Note: once you have completed adding your new tone, remember to restore your audio file to its original length, otherwise iTunes will continue to start and stop this file at the times you’ve specified. If you’re using a song, you will likely want it to play for its full length when you listen to it normally.
7. Click OK to close the Get Info menu once you’ve selected your 30 second tone.
8. Select “Preferences” from iTunes’ Top Menu. Or press Ctrl-comma (if PC user) or Command-comma (if Mac user).
9. Click “Import Settings” under the General Tab.
10. From the dropdown menu beside “Import Using:”, select the AAC encoder.
11. Click OK and close the Preferences menu.
12. Right click with your mouse (if PC user) or press Ctrl-click (if Mac user) on your shortened 30 second track in iTunes.
13. Select “Create AAC version” from the dropdown menu that appears. iTunes will take a second to perform the operation, then a new, seemingly identical audio file should be added to your iTunes music.
14. Right click with your mouse (if PC user) or press Ctrl-click (if Mac user) on the new AAC audio file, and choose “Show in Windows Explorer” (if PC user) or “Show in Finder” (if Mac user) from the dropdown menu that appears. If you’re not sure which audio file is the new AAC version, remember that you can go into the Get Info menu we opened in step 4. The audio file type is listed under the Summary menu tab.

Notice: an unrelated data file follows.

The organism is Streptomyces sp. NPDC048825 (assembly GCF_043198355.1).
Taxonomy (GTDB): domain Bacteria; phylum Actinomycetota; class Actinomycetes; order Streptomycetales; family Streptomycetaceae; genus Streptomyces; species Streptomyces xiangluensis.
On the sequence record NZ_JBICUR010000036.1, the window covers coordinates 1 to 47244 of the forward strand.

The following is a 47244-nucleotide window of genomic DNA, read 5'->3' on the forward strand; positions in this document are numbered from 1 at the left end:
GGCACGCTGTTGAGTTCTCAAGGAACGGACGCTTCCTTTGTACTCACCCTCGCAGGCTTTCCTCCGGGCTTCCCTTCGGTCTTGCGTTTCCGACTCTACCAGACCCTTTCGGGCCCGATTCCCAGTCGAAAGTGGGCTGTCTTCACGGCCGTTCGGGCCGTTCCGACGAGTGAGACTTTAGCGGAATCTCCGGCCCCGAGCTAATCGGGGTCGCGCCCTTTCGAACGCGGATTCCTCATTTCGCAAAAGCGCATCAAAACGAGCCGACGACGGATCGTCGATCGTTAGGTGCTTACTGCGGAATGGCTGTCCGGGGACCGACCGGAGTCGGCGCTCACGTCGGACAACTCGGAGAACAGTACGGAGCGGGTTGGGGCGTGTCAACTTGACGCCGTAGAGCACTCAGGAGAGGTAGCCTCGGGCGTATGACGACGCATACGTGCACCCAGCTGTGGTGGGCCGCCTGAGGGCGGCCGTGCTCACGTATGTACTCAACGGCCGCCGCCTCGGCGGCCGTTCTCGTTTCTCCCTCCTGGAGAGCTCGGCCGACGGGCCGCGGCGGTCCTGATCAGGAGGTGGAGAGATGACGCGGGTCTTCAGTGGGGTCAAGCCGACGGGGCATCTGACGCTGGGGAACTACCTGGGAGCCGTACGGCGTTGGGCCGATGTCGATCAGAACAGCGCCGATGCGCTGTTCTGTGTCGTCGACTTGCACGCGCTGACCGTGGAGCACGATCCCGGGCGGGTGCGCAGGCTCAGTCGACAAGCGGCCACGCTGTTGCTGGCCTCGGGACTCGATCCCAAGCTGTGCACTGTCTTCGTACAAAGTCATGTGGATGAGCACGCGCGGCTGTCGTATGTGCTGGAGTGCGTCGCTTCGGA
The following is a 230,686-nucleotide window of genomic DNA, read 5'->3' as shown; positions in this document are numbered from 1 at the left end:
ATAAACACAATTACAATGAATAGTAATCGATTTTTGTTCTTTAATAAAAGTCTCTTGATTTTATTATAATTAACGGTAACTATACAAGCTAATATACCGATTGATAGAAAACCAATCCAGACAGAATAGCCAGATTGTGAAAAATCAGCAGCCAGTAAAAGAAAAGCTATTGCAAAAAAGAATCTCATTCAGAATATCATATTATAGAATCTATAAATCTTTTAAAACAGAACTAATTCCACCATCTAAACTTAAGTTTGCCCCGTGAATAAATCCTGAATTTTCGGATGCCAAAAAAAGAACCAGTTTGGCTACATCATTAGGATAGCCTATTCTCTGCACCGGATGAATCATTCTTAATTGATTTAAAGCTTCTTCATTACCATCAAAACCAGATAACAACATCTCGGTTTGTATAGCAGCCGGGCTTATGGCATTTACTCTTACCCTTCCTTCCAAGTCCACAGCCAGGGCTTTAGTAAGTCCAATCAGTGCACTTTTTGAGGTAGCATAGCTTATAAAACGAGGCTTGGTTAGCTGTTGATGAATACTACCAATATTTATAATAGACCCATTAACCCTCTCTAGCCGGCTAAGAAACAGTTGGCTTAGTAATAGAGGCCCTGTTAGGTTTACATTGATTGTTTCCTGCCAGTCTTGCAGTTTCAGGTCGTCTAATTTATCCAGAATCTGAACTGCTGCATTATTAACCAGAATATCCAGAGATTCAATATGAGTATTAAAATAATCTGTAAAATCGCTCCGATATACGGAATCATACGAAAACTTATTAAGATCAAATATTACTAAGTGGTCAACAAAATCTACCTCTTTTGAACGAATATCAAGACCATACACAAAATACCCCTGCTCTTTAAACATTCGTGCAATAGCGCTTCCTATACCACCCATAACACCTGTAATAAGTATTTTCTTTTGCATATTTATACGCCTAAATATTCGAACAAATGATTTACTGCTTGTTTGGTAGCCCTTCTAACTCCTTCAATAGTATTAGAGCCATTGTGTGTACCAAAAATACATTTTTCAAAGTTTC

15. The ring tone you’ve created will be a file ending in an “.m4a” file extension. Rename the file extension “.m4r”. You’ll likely receive a warning from your computer, just click OK. File extensions are often hidden on PCs. If you don’t see your file name ending in .m4a, you’ll have to look up how to display file extensions in your folder options.
16. Add your new .m4r ring tone file to iTunes. You should now be able to find it in the “Tones” section.
17. Connect your iPhone to your computer. If your phone is set to sync everything from your iTunes with your phone, your new ring tone should automatically be added. Otherwise, drag the file to your phone, and it should sync now.
18. Congratulations! You’ve created a custom ring tone for your phone. Choose the new custom tone from the Sounds menu in your iPhone’s settings. Have fun playing your personalized song, sound, or terrorizing villagers as the Dragon Born!
How to Create a Custom iPhone SMS or Text Message Tone
Adding a custom SMS or text message tone to your phone is a more advanced technique. It requires a few more advanced steps, such as jailbreaking your phone, creating a custom tone and altering some of your phone’s root sound files.